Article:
The Good: Decent character development, Good acting
The Bad: Virtually plotless until the last minute!
The Basics: While Wilson Fisk is focused on the poisoned Vanessa, Wesley takes over the day to day operations for him while Daredevil moves closer to getting his iconic costume.
In creating a television series based upon a work with as much material and history as Daredevil, the executive producers and writers are given the tough task of balancing the needs of the fans who know that history with keeping them entertained. So, for example, readers of the comic book series The Walking Dead were incredibly surprised when the third season (reviewed here!) ended with Andrea getting killed as she survives in the books. As a fan of the Daredevil, I've been straining to recall how Vanessa was killed in the books. By the time "The Path Of The Righteous" comes up in Daredevil, there's a reasonable suspicion fans of the book might have that the show is going to kill her off much sooner than they did in the books.
It is impossible to discuss much of "The Path Of The Righteous" without referencing the end of "Nelson V. Murdock." "The Path Of The Righteous" picks up right after "Nelson V. Murdock" (reviewed here!), with the aftermath of a fundraiser Fisk was throwing where a few people were poisoned. Fisk's momentum is stopped by that disaster and Daredevil uses the episode to shake up the formula it has gotten into. "The Path Of The Righteous" does not use flashbacks the way the prior episodes did and that allows the episode to truly advance the plot and characters.
Picking up twenty minutes after Vanessa was poisoned, Fisk and Wesley manage to get her to an emergency room. The next day, Karen visits the wounded Matt Murdock and tells him all she has discovered about Wilson Fisk, through Fisk's mother. Foggy Nelson wakes up with Marci after a drunken night, reeling from the shock of learning Matt's secret and he seems content to let the fissure between himself and Matt fester. While Wesley and Owlsley try to figure out who poisoned Fisk's guests and Wesley tasks the accountant with dealing with Gao, Claire visits Matt and patches him up once again. Karen's quest to expose Fisk's past brings her to Urich, who has learned about the fundraiser and thinks that Fisk's network might be trying to murder him because he went public.
After a trip to church, Murdock attacks Turk to try to find out what he can about Fisk's body armor. When Owlsley returns to the hospital, Wesley blocks him from Fisk and tries to figure out if Gao was involved in poisoning Vanessa. Vanessa, for her part, remains in a coma, the only surviving victim of the poison at the party. While Wesley learns that Fisk's mother has had potentially problematic visitors, Murdock visits Melvin Potter. After a brief fight, he interrogates Potter and sets up getting his suit. But when Wesley learns about Page's quest, he leaves Fisk's side to deal with the problem himself.
"The Path Of The Righteous" is notable for the way it continues to detail the relationship between Fisk and Wesley. While Matt Murdock turns to god (or Father Lantom), Fisk turns to Wesley in his darkest moment and his right-hand man is the only one he trusts to get Vanessa to safety if she lives. Toby Leonard Moore plays Wesley with a deep, unspoken love for Fisk and Vincent D'Onofrio does a good job at having Fisk try to express himself to Wesley. What is on the page is an awkward exchange, but what D'Onofrio and Moore bring to one of the critical scenes is a series of looks, well-cut together by director Nick Gomez, that gives the two men powerful on-screen chemistry. Wesley is more than just a gatekeeper, preventing Owlsley from annoying Fisk during his time of need; he is a protector, facilitator and power broker.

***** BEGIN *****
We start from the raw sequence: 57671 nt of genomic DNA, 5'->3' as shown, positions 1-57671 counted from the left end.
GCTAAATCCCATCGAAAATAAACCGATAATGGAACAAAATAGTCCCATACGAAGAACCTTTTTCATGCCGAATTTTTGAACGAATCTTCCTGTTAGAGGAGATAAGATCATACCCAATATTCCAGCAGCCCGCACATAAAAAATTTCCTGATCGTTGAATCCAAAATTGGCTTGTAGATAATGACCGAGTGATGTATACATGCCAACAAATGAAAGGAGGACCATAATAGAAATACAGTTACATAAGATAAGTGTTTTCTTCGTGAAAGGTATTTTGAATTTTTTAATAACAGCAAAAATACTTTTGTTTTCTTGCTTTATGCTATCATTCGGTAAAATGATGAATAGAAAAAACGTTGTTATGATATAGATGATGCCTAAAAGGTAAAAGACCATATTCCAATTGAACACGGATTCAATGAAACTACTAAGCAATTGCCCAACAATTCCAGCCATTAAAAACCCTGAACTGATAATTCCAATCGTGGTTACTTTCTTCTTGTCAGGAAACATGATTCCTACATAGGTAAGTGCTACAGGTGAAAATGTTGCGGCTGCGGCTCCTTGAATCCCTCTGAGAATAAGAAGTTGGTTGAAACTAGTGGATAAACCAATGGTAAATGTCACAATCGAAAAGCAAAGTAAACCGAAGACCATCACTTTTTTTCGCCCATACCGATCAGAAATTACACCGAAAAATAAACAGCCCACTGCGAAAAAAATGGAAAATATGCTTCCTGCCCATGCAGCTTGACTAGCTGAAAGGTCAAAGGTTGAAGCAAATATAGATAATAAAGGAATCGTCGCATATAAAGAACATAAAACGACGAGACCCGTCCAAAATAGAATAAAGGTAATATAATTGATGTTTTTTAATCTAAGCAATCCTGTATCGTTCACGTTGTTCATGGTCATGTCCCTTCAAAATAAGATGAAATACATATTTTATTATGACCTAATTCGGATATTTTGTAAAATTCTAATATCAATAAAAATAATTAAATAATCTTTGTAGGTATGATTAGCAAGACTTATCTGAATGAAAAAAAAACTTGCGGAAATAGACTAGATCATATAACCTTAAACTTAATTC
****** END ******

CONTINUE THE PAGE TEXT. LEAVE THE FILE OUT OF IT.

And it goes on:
Wesley's episode does a good job of continuing the story of Fisk, Wesley and the rise of the Kingpin without actually giving anything away about Wesley's history. The potential there is for something very unsatisfying, but somehow Gomez pulls it off; "The Path Of The Righteous" is very entertaining.
One of the episode's most interesting scenes comes late in the episode. Nelson and Page have a scene and in serialized television, they are saddled with a scene that can be one of the most difficult to try to pull off. Foggy Nelson now harbors a big secret and it is affecting his resolve, friendship, and ability to keep his moral compass working. Page's quest to pursue Union Allied and Fisk (and, incidentally, the truth) puts her in conflict with Urich and her bosses, all of whom seem to have given up on hunting the truth. The scene where she confronts Foggy at Josie's bar has the potential to be very much like a soap opera. While it skirts near that, Elden Henson and Deborah Ann Woll manage to keep it reined in.
"The Path Of The Righteous" is not a very cinematic episode, but it is a character-focused one. The performers do a good job of taking a cerebral episode and making it watchable. "The Path Of The Righteous" is an episode that is a lot of waiting until the action of the episode's final moment and it isolates the characters to make the wait interesting. And the end genuinely is good enough to justify the wait!
For other works with Matt Gerald, be sure to check out my reviews of:
"Shadows In The Glass" - Daredevil
G.I. Joe: Retaliation
Terminator 3: The Rise Of The Machines
[Knowing that single episodes are an inefficient way to get episodes, it's worth looking into Daredevil - The Complete First Season on DVD or Blu-Ray, which is also a better economical choice than buying individual episodes. Read my review of the debut season of the Man Without Fear here!
For other television episode and movie reviews, please visit my Movie Review Index Page!
© 2015 W.L. Swarts. May not be reprinted without permission.
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